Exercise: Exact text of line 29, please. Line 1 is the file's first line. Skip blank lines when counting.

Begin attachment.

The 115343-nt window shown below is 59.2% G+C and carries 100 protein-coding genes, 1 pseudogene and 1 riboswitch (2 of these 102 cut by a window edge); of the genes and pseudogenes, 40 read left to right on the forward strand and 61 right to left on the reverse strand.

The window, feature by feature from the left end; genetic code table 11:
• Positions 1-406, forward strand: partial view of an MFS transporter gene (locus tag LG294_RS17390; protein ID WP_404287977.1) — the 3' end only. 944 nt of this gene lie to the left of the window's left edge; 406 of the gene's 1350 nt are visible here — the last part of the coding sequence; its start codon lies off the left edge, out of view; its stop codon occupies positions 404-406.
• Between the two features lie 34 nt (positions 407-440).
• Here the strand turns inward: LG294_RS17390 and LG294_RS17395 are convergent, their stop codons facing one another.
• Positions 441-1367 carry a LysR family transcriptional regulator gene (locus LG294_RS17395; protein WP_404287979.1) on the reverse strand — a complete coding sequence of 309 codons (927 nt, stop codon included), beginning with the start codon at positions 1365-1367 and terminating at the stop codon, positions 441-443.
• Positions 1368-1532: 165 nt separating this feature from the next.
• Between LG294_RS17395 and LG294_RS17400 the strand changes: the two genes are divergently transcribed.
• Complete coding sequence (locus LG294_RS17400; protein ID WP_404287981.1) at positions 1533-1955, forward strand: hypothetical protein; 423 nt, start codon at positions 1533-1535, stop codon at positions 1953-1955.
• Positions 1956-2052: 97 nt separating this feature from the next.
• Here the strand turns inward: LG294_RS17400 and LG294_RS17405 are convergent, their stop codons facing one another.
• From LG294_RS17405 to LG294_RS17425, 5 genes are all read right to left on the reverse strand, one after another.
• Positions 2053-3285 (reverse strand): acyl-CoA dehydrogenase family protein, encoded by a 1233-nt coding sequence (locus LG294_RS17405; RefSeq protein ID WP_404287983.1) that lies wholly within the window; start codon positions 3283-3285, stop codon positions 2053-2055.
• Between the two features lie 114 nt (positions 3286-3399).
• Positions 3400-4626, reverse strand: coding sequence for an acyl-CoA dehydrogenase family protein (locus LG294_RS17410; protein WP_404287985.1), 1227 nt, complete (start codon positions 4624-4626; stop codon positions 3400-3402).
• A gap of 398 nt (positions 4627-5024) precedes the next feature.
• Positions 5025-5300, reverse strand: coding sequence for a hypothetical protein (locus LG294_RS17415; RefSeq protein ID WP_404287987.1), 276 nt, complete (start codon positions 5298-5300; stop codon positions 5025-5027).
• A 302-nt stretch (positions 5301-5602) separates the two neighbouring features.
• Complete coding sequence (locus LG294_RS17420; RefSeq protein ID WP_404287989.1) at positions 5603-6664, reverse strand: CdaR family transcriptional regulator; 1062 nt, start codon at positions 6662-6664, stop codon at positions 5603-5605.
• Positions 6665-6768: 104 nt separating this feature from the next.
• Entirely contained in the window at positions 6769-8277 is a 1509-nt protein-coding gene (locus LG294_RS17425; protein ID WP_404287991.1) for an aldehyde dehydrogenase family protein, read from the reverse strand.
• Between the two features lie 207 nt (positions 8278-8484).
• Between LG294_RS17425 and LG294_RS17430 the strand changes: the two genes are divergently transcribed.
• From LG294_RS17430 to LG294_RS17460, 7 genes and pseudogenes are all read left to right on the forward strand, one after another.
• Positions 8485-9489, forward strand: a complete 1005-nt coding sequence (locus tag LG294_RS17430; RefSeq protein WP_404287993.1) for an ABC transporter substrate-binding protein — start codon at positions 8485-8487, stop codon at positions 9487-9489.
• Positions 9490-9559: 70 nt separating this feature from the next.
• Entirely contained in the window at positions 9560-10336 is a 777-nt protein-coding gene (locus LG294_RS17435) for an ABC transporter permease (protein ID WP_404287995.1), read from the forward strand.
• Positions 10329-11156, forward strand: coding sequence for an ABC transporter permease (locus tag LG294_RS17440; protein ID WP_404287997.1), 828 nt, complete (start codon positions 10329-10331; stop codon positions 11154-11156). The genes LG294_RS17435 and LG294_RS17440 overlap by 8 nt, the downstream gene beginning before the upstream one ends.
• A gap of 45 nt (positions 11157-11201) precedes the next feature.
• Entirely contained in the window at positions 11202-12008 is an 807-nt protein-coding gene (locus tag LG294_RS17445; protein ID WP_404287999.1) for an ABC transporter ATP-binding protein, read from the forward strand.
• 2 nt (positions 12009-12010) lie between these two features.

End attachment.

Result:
• A gap of 45 nt (positions 11157-11201) precedes the next feature.